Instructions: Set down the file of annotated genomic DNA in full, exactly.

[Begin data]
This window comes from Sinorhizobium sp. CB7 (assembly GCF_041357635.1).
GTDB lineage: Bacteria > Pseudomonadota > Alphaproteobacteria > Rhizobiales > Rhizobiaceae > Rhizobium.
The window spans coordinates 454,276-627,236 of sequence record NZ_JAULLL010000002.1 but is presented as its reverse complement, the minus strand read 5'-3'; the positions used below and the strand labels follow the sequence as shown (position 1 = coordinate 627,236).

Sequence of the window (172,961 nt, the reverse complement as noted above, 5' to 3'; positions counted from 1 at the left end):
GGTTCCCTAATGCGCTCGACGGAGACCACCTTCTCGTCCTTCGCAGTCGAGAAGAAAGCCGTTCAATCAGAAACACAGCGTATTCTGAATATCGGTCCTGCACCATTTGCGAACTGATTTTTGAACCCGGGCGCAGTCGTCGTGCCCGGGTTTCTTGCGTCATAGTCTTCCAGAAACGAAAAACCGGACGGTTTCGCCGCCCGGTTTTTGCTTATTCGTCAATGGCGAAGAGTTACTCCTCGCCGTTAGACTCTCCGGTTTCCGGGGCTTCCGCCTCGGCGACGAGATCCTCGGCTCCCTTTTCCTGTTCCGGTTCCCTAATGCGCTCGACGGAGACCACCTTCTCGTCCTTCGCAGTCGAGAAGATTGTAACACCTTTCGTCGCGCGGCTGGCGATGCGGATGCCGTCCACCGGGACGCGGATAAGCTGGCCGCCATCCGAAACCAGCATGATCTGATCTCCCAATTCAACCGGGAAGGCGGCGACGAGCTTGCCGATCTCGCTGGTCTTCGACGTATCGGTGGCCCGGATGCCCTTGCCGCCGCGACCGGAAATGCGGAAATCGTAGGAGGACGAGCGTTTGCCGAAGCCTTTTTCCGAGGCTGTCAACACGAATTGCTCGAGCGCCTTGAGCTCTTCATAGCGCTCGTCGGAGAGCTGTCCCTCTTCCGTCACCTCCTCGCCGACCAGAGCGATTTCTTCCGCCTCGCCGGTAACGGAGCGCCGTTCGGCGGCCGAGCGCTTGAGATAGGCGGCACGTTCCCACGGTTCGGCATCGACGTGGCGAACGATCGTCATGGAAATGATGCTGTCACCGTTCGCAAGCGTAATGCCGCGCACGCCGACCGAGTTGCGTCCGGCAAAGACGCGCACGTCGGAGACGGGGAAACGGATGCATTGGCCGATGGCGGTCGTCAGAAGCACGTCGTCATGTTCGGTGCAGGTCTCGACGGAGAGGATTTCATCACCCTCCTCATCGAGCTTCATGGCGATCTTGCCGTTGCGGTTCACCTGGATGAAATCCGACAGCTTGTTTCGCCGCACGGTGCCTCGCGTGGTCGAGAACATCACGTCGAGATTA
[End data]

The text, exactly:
This window comes from Sinorhizobium sp. CB7 (assembly GCF_041357635.1).
GTDB lineage: Bacteria > Pseudomonadota > Alphaproteobacteria > Rhizobiales > Rhizobiaceae > Rhizobium.
The window spans coordinates 454,276-627,236 of sequence record NZ_JAULLL010000002.1 but is presented as its reverse complement, the minus strand read 5'-3'; the positions used below and the strand labels follow the sequence as shown (position 1 = coordinate 627,236).

Sequence of the window (172,961 nt, the reverse complement as noted above, 5' to 3'; positions counted from 1 at the left end):
GGTTCCCTAATGCGCTCGACGGAGACCACCTTCTCGTCCTTCGCAGTCGAGAAGAAAGCCGTTCAATCAGAAACACAGCGTATTCTGAATATCGGTCCTGCACCATTTGCGAACTGATTTTTGAACCCGGGCGCAGTCGTCGTGCCCGGGTTTCTTGCGTCATAGTCTTCCAGAAACGAAAAACCGGACGGTTTCGCCGCCCGGTTTTTGCTTATTCGTCAATGGCGAAGAGTTACTCCTCGCCGTTAGACTCTCCGGTTTCCGGGGCTTCCGCCTCGGCGACGAGATCCTCGGCTCCCTTTTCCTGTTCCGGTTCCCTAATGCGCTCGACGGAGACCACCTTCTCGTCCTTCGCAGTCGAGAAGATTGTAACACCTTTCGTCGCGCGGCTGGCGATGCGGATGCCGTCCACCGGGACGCGGATAAGCTGGCCGCCATCCGAAACCAGCATGATCTGATCTCCCAATTCAACCGGGAAGGCGGCGACGAGCTTGCCGATCTCGCTGGTCTTCGACGTATCGGTGGCCCGGATGCCCTTGCCGCCGCGACCGGAAATGCGGAAATCGTAGGAGGACGAGCGTTTGCCGAAGCCTTTTTCCGAGGCTGTCAACACGAATTGCTCGAGCGCCTTGAGCTCTTCATAGCGCTCGTCGGAGAGCTGTCCCTCTTCCGTCACCTCCTCGCCGACCAGAGCGATTTCTTCCGCCTCGCCGGTAACGGAGCGCCGTTCGGCGGCCGAGCGCTTGAGATAGGCGGCACGTTCCCACGGTTCGGCATCGACGTGGCGAACGATCGTCATGGAAATGATGCTGTCACCGTTCGCAAGCGTAATGCCGCGCACGCCGACCGAGTTGCGTCCGGCAAAGACGCGCACGTCGGAGACGGGGAAACGGATGCATTGGCCGATGGCGGTCGTCAGAAGCACGTCGTCATGTTCGGTGCAGGTCTCGACGGAGAGGATTTCATCACCCTCCTCATCGAGCTTCATGGCGATCTTGCCGTTGCGGTTCACCTGGATGAAATCCGACAGCTTGTTTCGCCGCACGGTGCCTCGCGTGGTCGAGAACATCACGTCGAGATTA